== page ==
The private-equity backed urgent-care developer GoHealth Urgent Care will enter California in a joint venture with Dignity Health.
Atlanta-based GoHealth and Dignity, a health system headquartered in San Francisco, plan to develop a dozen urgent-care centers together in Northern California. GoHealth, backed by global investment firm TPG, has struck similar deals with Portland, Ore.-based Legacy Health and Northwell Health, the system formerly known as North Shore-LIJ Health System, based in Great Neck, N.Y.
The joint company in California will be equally owned by GoHealth and Dignity, executives said, and its first urgent-care centers will open this spring in San Francisco, where Dignity owns two hospitals but does not operate any urgent-care locations.
The fragmented urgent-care market is drawing significant attention from providers and investors. Select Medical Holdings, Mechanicsburg, Pa., for example, formed a joint venture last year with Welsh, Carson, Anderson & Stowe to acquire occupational and urgent-care provider Concentra from Humana for $1.05 billion.
GoHealth has expanded rapidly since it was founded in 2013 with two urgent-care centers in a joint venture with five-hospital Legacy Health. GoHealth and Legacy now operate 11 urgent-care centers in Portland and plan to develop another 10. In New York, GoHealth and Northwell have launched 19 locations in a year and two more are expected to open within a week. The New York joint venture is planning another 20 centers. GoHealth also says it plans to enter another market beyond California this year.
Dignity's deal with GoHealth is its latest aimed at expanding its operations beyond its 39 hospitals into clinics, workplaces and other ambulatory locations. Dignity acquired U.S. HealthWorks, an occupational health and urgent-care company, in 2013 for $445 million. The subsidiary operates 220 locations across 20 states but is more focused on occupational health, said Dr. Todd Strumwasser, senior vice president of Bay Area operations for Dignity.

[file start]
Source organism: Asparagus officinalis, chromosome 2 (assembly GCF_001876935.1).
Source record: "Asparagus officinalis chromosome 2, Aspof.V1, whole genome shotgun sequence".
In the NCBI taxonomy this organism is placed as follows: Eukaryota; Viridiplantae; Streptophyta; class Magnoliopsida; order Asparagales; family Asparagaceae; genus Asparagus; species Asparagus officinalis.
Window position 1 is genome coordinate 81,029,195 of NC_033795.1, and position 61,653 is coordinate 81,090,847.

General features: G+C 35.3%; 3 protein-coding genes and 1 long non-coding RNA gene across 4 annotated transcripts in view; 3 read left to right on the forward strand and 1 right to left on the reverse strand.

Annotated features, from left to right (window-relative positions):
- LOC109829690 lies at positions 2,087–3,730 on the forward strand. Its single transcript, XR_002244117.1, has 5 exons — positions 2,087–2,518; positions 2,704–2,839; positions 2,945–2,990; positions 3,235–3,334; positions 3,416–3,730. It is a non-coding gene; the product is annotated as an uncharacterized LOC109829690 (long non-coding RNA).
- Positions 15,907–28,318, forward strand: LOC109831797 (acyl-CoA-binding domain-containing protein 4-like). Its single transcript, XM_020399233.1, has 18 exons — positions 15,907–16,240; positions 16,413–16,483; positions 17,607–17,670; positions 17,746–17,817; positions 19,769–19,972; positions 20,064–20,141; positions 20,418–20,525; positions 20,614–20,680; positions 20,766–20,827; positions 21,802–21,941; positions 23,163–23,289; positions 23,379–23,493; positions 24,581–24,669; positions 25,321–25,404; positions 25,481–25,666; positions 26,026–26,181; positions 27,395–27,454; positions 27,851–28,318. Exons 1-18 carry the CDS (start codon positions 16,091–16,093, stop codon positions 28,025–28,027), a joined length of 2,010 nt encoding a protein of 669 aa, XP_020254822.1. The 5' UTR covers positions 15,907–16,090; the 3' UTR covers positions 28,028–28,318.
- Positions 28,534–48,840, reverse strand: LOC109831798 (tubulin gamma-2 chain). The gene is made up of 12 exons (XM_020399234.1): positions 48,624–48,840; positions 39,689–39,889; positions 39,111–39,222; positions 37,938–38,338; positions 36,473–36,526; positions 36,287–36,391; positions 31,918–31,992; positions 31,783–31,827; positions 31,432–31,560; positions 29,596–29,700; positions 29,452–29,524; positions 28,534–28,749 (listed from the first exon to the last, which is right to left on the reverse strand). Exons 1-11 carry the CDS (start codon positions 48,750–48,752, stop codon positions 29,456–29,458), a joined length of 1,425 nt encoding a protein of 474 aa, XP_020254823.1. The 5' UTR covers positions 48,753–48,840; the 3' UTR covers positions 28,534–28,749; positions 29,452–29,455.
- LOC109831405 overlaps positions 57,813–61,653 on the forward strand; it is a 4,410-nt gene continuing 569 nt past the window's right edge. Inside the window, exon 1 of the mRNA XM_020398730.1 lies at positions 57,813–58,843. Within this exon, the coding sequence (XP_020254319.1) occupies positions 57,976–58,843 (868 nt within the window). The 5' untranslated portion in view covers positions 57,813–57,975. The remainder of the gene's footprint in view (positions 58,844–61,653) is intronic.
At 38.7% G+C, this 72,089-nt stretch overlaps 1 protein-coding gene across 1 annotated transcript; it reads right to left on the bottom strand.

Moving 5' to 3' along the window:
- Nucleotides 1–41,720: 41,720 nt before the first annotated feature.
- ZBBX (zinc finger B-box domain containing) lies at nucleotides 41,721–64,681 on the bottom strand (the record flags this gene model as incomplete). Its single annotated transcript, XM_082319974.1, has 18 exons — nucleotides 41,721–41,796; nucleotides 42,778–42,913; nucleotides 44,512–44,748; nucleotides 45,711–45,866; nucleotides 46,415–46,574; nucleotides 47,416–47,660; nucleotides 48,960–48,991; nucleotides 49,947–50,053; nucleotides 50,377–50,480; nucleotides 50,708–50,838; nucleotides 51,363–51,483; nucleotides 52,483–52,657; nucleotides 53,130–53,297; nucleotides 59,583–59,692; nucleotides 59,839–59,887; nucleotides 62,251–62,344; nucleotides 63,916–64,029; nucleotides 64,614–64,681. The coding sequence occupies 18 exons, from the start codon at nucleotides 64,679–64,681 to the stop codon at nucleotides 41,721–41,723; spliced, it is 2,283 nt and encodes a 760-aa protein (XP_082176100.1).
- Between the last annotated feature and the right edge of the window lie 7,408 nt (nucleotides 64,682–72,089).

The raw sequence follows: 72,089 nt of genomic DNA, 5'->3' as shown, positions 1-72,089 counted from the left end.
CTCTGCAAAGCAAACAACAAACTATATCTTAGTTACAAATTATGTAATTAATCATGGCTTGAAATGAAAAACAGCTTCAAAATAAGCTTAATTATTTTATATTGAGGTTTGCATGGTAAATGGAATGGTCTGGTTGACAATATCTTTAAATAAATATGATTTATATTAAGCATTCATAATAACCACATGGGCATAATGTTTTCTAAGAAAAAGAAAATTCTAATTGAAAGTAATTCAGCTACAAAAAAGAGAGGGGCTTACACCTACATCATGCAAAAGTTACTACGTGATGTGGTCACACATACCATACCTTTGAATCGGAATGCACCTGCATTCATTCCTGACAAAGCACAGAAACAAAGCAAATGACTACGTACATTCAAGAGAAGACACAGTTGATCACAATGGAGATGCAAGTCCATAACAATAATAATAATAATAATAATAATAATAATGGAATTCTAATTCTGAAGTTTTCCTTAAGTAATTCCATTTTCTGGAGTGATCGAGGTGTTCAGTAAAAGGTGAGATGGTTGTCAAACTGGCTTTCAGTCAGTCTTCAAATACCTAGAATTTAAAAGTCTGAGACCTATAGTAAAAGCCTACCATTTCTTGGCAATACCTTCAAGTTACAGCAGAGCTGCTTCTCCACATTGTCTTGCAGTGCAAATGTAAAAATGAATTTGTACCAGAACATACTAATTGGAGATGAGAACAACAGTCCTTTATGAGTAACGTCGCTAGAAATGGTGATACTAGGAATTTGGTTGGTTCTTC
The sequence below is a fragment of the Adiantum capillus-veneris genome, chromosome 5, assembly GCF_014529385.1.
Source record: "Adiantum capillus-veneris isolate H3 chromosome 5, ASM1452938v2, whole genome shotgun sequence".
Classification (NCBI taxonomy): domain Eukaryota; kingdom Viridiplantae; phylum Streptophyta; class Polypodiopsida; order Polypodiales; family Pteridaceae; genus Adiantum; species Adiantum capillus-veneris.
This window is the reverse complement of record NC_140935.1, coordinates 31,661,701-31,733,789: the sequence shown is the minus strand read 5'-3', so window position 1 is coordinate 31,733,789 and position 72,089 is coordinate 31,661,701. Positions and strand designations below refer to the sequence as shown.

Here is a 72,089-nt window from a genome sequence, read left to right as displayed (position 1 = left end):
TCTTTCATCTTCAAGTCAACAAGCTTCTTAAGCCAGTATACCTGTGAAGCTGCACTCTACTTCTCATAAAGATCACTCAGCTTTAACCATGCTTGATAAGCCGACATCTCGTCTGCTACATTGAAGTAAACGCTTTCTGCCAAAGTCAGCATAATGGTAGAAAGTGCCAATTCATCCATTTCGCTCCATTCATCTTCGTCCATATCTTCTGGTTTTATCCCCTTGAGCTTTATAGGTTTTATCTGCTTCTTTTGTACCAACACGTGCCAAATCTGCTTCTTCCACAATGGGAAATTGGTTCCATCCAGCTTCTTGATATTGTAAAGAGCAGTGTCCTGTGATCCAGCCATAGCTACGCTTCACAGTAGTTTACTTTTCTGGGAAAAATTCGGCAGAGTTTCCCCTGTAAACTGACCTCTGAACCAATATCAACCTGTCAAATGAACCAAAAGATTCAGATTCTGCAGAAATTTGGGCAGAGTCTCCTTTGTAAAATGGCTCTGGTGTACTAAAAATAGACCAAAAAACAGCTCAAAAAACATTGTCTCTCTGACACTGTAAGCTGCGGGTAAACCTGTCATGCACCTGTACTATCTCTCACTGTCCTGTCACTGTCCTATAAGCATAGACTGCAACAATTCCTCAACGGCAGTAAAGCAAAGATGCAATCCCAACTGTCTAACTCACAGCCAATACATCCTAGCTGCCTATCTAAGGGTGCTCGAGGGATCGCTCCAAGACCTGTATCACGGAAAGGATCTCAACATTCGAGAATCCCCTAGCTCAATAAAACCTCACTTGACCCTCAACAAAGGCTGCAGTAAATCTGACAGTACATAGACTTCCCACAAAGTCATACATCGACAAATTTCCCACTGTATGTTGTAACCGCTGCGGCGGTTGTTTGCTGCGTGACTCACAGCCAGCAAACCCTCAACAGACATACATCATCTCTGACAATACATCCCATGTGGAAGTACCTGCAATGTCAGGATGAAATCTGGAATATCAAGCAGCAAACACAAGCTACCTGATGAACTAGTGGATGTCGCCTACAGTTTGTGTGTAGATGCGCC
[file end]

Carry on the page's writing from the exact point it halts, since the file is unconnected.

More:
Dignity is also an investor in telehealth company Doctor on Demand.
The Bay Area is an attractive market for development, with a tech-savvy, younger workforce seeking more convenient access and developers that have not kept pace with demand, Strumwasser said. “We believe that this market is underpenetrated for urgent-care centers."
GoHealth is seeking to gain a significant foothold in markets where it operates. “We don't dabble,” said GoHealth CEO Todd Latz. “When we're in a market, we're really committed to that market.”
The company targets locations “where people spend their time, where they live their lives,” such as near grocery stories, Latz said.
Strumwasser said the new facilities will give Dignity an opportunity to triage patients, treating those with less-severe illness and injuries and sending the ones who really need emergency care to the hospital. “This is more akin to a high-acuity office visit,” he said. The lower-cost facilities will be attractive not only to patients but also to health plans looking to build affordable networks to compete for price-sensitive consumers, he said.
Dignity owns hospitals in Arizona and Nevada, and Strumwasser said the system will consider expanding its GoHealth joint venture to other markets based on performance.